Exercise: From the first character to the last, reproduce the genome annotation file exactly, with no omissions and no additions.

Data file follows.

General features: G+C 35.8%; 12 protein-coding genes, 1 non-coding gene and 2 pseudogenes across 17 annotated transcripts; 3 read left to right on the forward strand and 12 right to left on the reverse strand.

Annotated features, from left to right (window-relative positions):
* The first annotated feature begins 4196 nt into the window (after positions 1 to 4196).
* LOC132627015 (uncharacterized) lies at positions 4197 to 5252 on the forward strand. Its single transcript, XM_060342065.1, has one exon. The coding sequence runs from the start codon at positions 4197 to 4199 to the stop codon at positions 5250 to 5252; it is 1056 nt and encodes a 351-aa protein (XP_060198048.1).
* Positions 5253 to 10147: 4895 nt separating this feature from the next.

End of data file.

General features: G+C 35.8%; 12 protein-coding genes, 1 non-coding gene and 2 pseudogenes across 17 annotated transcripts; 3 read left to right on the forward strand and 12 right to left on the reverse strand.

Annotated features, from left to right (window-relative positions):
* The first annotated feature begins 4196 nt into the window (after positions 1 to 4196).
* LOC132627015 (uncharacterized) lies at positions 4197 to 5252 on the forward strand. Its single transcript, XM_060342065.1, has one exon. The coding sequence runs from the start codon at positions 4197 to 4199 to the stop codon at positions 5250 to 5252; it is 1056 nt and encodes a 351-aa protein (XP_060198048.1).
* Positions 5253 to 10147: 4895 nt separating this feature from the next.